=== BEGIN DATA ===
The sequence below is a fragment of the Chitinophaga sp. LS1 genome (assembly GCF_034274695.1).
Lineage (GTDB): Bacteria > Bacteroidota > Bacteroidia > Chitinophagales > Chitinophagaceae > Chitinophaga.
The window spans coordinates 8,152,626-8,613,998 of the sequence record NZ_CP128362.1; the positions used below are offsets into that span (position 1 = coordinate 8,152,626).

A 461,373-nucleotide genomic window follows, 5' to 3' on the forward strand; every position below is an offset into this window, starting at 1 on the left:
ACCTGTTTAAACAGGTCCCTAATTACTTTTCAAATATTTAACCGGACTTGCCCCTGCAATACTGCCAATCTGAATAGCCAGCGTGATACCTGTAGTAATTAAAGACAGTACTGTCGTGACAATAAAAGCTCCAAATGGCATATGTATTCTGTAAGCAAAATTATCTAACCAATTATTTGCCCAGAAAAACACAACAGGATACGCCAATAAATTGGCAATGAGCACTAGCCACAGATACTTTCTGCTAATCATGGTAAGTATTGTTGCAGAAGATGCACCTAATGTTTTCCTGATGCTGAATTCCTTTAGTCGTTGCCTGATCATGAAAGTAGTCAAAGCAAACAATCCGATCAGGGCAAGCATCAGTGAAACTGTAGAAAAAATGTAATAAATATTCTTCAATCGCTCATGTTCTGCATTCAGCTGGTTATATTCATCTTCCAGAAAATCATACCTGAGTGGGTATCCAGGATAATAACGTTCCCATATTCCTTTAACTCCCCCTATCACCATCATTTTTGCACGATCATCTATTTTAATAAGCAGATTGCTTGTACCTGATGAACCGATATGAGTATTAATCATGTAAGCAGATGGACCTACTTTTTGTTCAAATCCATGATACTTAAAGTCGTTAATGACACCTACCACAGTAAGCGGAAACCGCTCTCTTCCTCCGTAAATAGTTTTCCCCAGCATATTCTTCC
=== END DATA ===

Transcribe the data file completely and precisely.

The sequence below is a fragment of the Chitinophaga sp. LS1 genome (assembly GCF_034274695.1).
Lineage (GTDB): Bacteria > Bacteroidota > Bacteroidia > Chitinophagales > Chitinophagaceae > Chitinophaga.
The window spans coordinates 8,152,626-8,613,998 of the sequence record NZ_CP128362.1; the positions used below are offsets into that span (position 1 = coordinate 8,152,626).

A 461,373-nucleotide genomic window follows, 5' to 3' on the forward strand; every position below is an offset into this window, starting at 1 on the left:
ACCTGTTTAAACAGGTCCCTAATTACTTTTCAAATATTTAACCGGACTTGCCCCTGCAATACTGCCAATCTGAATAGCCAGCGTGATACCTGTAGTAATTAAAGACAGTACTGTCGTGACAATAAAAGCTCCAAATGGCATATGTATTCTGTAAGCAAAATTATCTAACCAATTATTTGCCCAGAAAAACACAACAGGATACGCCAATAAATTGGCAATGAGCACTAGCCACAGATACTTTCTGCTAATCATGGTAAGTATTGTTGCAGAAGATGCACCTAATGTTTTCCTGATGCTGAATTCCTTTAGTCGTTGCCTGATCATGAAAGTAGTCAAAGCAAACAATCCGATCAGGGCAAGCATCAGTGAAACTGTAGAAAAAATGTAATAAATATTCTTCAATCGCTCATGTTCTGCATTCAGCTGGTTATATTCATCTTCCAGAAAATCATACCTGAGTGGGTATCCAGGATAATAACGTTCCCATATTCCTTTAACTCCCCCTATCACCATCATTTTTGCACGATCATCTATTTTAATAAGCAGATTGCTTGTACCTGATGAACCGATATGAGTATTAATCATGTAAGCAGATGGACCTACTTTTTGTTCAAATCCATGATACTTAAAGTCGTTAATGACACCTACCACAGTAAGCGGAAACCGCTCTCTTCCTCCGTAAATAGTTTTCCCCAGCATATTCTTCC